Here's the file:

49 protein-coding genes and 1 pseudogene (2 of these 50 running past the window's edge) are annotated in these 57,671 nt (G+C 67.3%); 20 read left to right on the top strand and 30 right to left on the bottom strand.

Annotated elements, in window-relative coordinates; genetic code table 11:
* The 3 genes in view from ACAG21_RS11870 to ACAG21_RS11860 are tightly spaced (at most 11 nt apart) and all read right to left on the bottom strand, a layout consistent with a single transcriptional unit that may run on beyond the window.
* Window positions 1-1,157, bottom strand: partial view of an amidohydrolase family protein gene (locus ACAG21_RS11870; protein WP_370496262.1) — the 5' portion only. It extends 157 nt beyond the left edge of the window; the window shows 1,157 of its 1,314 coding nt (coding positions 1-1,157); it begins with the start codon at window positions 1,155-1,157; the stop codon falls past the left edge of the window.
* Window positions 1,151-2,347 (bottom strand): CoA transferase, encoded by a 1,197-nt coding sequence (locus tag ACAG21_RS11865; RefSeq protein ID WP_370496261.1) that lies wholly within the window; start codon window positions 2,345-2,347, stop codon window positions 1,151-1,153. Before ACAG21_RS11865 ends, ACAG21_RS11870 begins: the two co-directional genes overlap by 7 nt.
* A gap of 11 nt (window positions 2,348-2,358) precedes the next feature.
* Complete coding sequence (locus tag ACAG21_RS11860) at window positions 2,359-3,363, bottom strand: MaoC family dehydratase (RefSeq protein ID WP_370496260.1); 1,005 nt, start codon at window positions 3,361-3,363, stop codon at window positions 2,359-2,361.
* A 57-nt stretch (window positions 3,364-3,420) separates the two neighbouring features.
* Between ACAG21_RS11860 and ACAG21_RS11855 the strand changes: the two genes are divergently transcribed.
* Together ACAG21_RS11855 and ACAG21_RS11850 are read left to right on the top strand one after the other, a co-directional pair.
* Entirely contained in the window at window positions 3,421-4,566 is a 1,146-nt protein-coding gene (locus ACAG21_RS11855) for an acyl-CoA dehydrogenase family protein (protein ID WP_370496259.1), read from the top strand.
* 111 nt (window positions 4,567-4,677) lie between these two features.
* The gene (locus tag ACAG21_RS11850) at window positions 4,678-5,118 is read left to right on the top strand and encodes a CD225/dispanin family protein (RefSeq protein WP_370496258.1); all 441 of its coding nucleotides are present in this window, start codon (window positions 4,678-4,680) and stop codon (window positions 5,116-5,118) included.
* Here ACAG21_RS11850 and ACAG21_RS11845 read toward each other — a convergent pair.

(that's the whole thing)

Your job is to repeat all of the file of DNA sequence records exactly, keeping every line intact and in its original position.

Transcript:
49 protein-coding genes and 1 pseudogene (2 of these 50 running past the window's edge) are annotated in these 57,671 nt (G+C 67.3%); 20 read left to right on the top strand and 30 right to left on the bottom strand.

Annotated elements, in window-relative coordinates; genetic code table 11:
* The 3 genes in view from ACAG21_RS11870 to ACAG21_RS11860 are tightly spaced (at most 11 nt apart) and all read right to left on the bottom strand, a layout consistent with a single transcriptional unit that may run on beyond the window.
* Window positions 1-1,157, bottom strand: partial view of an amidohydrolase family protein gene (locus ACAG21_RS11870; protein WP_370496262.1) — the 5' portion only. It extends 157 nt beyond the left edge of the window; the window shows 1,157 of its 1,314 coding nt (coding positions 1-1,157); it begins with the start codon at window positions 1,155-1,157; the stop codon falls past the left edge of the window.
* Window positions 1,151-2,347 (bottom strand): CoA transferase, encoded by a 1,197-nt coding sequence (locus tag ACAG21_RS11865; RefSeq protein ID WP_370496261.1) that lies wholly within the window; start codon window positions 2,345-2,347, stop codon window positions 1,151-1,153. Before ACAG21_RS11865 ends, ACAG21_RS11870 begins: the two co-directional genes overlap by 7 nt.
* A gap of 11 nt (window positions 2,348-2,358) precedes the next feature.
* Complete coding sequence (locus tag ACAG21_RS11860) at window positions 2,359-3,363, bottom strand: MaoC family dehydratase (RefSeq protein ID WP_370496260.1); 1,005 nt, start codon at window positions 3,361-3,363, stop codon at window positions 2,359-2,361.
* A 57-nt stretch (window positions 3,364-3,420) separates the two neighbouring features.
* Between ACAG21_RS11860 and ACAG21_RS11855 the strand changes: the two genes are divergently transcribed.
* Together ACAG21_RS11855 and ACAG21_RS11850 are read left to right on the top strand one after the other, a co-directional pair.
* Entirely contained in the window at window positions 3,421-4,566 is a 1,146-nt protein-coding gene (locus ACAG21_RS11855) for an acyl-CoA dehydrogenase family protein (protein ID WP_370496259.1), read from the top strand.
* 111 nt (window positions 4,567-4,677) lie between these two features.
* The gene (locus tag ACAG21_RS11850) at window positions 4,678-5,118 is read left to right on the top strand and encodes a CD225/dispanin family protein (RefSeq protein WP_370496258.1); all 441 of its coding nucleotides are present in this window, start codon (window positions 4,678-4,680) and stop codon (window positions 5,116-5,118) included.
* Here ACAG21_RS11850 and ACAG21_RS11845 read toward each other — a convergent pair.